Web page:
Before Auschwitz became the ultimate symbol of the Holocaust, it was an ordinary Polish town known as Oświęcim, where Jews made their home from the early 16th century until the Holocaust, when most of them were murdered. In the pre-war years, the majority of Oświęcim’s citizens were Jewish, and for generations they raised families here and contributed to a richly textured culture. The Holocaust suddenly ended the vibrant Jewish life of the town.

1940 – 1945

Located in Nazi-occupied Poland, Auschwitz was the largest of all of the German Nazi concentration, forced labor, and extermination camps. More than 1.1 million people were murdered behind the barbed-wire fences of Auschwitz between May 1940 and January 1945. Around 1 million of those murdered were Jews, along with nearly 75,000 Poles, 21,000 Sinti and Roma, 14,000 Soviet prisoners of war, and nearly 15,000 others whom the Nazis deemed “inferior” or “undesirable” (including those who were allegedly homosexual, Jehovah’s Witnesses, and people the Nazis called criminals). Those kept as prisoners were stripped of their names, assigned numbers, and subjected to forced labor and brutal—frequently deadly—conditions.

Auschwitz gates
Entrance to Auschwitz II-Birkenau was through what prisoners called the “Gate of Death.” Auschwitz was a major railway hub—a convenient location for the Nazis to bring Jews from all over Europe.

At the end of 1944, facing the reality of the Soviet Army’s imminent arrival, Nazi authorities in Auschwitz prepared to abandon the compound and ordered the destruction of evidence of the crimes they had perpetrated—including the human beings who had been living in the camp.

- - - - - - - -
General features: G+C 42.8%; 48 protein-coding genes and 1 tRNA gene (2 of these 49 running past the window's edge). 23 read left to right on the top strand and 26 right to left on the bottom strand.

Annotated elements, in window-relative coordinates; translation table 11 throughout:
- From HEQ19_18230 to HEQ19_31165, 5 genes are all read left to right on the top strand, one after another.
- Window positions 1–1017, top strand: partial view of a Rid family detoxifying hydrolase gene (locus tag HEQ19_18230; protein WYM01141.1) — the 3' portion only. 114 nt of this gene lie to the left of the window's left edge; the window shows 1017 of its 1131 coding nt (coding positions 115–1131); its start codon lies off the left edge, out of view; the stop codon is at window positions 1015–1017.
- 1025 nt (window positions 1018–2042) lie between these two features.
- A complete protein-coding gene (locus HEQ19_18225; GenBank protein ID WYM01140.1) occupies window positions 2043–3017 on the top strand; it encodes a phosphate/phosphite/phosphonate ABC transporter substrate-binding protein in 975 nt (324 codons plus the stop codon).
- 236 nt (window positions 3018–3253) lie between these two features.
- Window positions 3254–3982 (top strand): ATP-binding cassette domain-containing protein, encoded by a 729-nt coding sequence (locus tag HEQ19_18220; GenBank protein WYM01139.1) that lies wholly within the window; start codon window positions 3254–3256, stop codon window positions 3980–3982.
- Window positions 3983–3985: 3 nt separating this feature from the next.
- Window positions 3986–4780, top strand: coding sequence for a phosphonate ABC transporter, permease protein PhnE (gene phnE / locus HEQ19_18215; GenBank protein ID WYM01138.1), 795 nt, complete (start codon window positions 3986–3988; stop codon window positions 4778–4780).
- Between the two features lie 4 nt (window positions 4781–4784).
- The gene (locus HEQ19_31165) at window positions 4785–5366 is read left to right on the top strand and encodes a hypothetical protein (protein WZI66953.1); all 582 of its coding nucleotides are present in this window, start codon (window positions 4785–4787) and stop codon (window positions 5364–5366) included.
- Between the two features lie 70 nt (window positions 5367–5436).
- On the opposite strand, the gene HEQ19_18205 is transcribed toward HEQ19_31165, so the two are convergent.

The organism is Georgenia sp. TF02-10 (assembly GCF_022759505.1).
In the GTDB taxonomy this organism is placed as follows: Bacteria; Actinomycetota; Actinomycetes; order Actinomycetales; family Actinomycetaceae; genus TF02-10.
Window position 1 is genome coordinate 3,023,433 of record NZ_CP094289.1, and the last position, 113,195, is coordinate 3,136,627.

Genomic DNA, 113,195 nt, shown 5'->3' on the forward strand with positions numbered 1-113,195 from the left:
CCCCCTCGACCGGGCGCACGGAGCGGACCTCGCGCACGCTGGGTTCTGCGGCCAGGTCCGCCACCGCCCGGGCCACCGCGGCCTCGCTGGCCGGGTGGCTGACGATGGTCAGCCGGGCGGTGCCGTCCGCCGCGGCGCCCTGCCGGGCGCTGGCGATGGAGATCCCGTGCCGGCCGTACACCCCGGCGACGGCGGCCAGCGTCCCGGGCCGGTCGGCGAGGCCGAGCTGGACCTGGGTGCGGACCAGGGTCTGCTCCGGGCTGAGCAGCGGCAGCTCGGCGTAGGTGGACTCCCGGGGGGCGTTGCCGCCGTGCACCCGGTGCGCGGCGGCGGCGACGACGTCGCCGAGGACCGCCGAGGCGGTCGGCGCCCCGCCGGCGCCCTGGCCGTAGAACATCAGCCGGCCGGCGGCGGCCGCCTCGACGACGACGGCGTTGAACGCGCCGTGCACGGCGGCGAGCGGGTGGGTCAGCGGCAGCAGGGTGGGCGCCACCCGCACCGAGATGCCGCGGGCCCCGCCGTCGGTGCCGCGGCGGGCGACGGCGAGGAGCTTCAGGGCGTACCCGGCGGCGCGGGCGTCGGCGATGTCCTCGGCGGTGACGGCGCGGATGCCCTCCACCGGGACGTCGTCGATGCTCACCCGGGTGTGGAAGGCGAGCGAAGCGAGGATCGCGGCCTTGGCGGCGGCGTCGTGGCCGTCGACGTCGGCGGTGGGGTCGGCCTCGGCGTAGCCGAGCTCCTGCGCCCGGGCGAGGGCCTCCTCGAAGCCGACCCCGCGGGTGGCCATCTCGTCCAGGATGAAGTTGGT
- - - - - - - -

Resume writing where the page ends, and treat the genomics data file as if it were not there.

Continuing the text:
From January 17 to 21, 1945, the Nazis transported nearly all remaining inmates to other camps in what became known as death marches toward the inner Reich. A vast number of people would die on these forced marches due to exhaustion, hunger, and cold. Those who were too weak to keep walking were often shot and killed by SS officers and guards.

When their offensive reached Auschwitz, the Soviet Army found almost 7,000 people—exhausted, ill, and traumatized—in the compound. Despite the efforts of Allied troops and doctors, more than half of these people would die within days of the liberation of the camp.

Survival, recovery, and reckoning with loss would be a lifelong project for those who lived beyond the liberation of Auschwitz.

Auschwitz Today

The Auschwitz-Birkenau State Museum is a public museum located in the Polish town of Oświęcim. It is consecrated to the memory of the victims of the Nazi concentration, forced labor, and extermination camp, as well as to the preservation of the very place (Auschwitz I and Auschwitz II-Birkenau) and the historical objects it contains.

Created by the Government of Poland in 1947 at the request of survivors, the Auschwitz-Birkenau State Museum comprises almost 472 acres (191 hectares) and was declared a World Heritage Site by UNESCO in 1979. The Memorial today consists of Collections, Archives, a research, education, conservation and publishing center. Millions of people have visited the complex to learn its crucial significance, honor survivors and victims, and carry forward the memory of Auschwitz and the Holocaust.

The Auschwitz Jewish Center (AJC) in Oświęcim, operated by the Museum of Jewish Heritage — A Living Memorial to the Holocaust, is just two miles from the Auschwitz–Birkenau death camps. The only Jewish presence in the vicinity of Auschwitz, the Center opened its doors in September 2000 so that people from around the world could gather to learn, pray, and remember the victims of the Holocaust.

Auschwitz Today
American soldier visiting the Auschwitz Jewish Center Museum, December 2017. Photo by Andrzej Rudiak